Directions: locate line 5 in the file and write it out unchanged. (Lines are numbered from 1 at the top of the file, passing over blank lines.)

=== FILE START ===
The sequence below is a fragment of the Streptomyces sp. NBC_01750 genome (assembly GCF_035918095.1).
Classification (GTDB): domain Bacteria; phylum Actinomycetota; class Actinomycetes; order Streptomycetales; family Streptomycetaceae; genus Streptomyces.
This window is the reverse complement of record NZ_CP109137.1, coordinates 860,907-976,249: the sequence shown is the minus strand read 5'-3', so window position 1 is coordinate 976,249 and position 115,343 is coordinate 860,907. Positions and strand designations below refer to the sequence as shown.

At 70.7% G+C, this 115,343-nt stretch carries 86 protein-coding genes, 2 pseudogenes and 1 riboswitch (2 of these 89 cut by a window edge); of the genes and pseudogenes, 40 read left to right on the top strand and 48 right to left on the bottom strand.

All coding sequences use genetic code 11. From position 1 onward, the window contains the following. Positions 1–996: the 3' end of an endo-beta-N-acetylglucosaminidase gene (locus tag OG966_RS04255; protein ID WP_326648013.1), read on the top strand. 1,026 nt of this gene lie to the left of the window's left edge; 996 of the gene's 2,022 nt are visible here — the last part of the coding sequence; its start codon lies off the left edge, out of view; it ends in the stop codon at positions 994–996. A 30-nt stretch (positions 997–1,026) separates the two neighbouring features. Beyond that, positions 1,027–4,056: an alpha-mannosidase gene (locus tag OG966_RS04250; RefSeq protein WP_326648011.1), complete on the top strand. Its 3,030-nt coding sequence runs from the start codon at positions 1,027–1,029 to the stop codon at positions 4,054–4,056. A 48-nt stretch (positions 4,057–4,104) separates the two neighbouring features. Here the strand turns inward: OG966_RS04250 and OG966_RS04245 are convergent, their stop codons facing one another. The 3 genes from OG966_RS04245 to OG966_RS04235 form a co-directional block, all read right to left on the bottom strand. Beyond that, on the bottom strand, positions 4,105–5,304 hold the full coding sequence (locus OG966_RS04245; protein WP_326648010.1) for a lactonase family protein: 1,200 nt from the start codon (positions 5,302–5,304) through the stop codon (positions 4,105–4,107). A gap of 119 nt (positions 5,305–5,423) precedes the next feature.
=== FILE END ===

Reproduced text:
All coding sequences use genetic code 11. From position 1 onward, the window contains the following. Positions 1–996: the 3' end of an endo-beta-N-acetylglucosaminidase gene (locus tag OG966_RS04255; protein ID WP_326648013.1), read on the top strand. 1,026 nt of this gene lie to the left of the window's left edge; 996 of the gene's 2,022 nt are visible here — the last part of the coding sequence; its start codon lies off the left edge, out of view; it ends in the stop codon at positions 994–996. A 30-nt stretch (positions 997–1,026) separates the two neighbouring features. Beyond that, positions 1,027–4,056: an alpha-mannosidase gene (locus tag OG966_RS04250; RefSeq protein WP_326648011.1), complete on the top strand. Its 3,030-nt coding sequence runs from the start codon at positions 1,027–1,029 to the stop codon at positions 4,054–4,056. A 48-nt stretch (positions 4,057–4,104) separates the two neighbouring features. Here the strand turns inward: OG966_RS04250 and OG966_RS04245 are convergent, their stop codons facing one another. The 3 genes from OG966_RS04245 to OG966_RS04235 form a co-directional block, all read right to left on the bottom strand. Beyond that, on the bottom strand, positions 4,105–5,304 hold the full coding sequence (locus OG966_RS04245; protein WP_326648010.1) for a lactonase family protein: 1,200 nt from the start codon (positions 5,302–5,304) through the stop codon (positions 4,105–4,107). A gap of 119 nt (positions 5,305–5,423) precedes the next feature.